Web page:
My project involved taking a look at the card game War, searching for patterns which develop in the game, and then looking for Mathematical explanations for those patterns. The project began when my advisor, Professor Marc Brodie, was playing War with his children and began to notice patterns and ask questions about them. The questions I set out to answer were: What is the probability of playing a game of war in which a loop develops? If we know the size of the deck we are using, can we determine what loop lengths are possible? How are cards cycling between players within a loop? What patterns of winning occur within a loop? What effect does changing the number of suits in the deck or the number of players have on the cycling of cards within a loop and the loop length? We found at least partial answers to all of these questions and more using Mathematica programs of simulated games along with basic theory from Combinatorics, Group Theory, and Probability.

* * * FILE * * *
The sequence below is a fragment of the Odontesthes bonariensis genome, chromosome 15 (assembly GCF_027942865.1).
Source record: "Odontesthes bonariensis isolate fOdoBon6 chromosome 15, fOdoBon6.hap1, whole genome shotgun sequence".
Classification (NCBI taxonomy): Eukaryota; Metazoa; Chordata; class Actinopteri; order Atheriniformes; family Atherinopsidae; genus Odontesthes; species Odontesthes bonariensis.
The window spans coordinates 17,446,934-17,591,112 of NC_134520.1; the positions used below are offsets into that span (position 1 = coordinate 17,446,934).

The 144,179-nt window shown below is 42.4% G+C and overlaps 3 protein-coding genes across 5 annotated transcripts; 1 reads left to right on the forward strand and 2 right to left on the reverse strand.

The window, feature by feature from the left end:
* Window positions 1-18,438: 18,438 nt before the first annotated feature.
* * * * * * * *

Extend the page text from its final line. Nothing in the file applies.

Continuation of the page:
Available by permission of the author. Reproduction or retransmission of this material in any form is prohibited without expressed written permission of the author.
Chappell, Angela J., "Counting Cards: Combinatorics, Group Theory, and Probability in War" (1998). Honors Theses, 1963-2015. 671.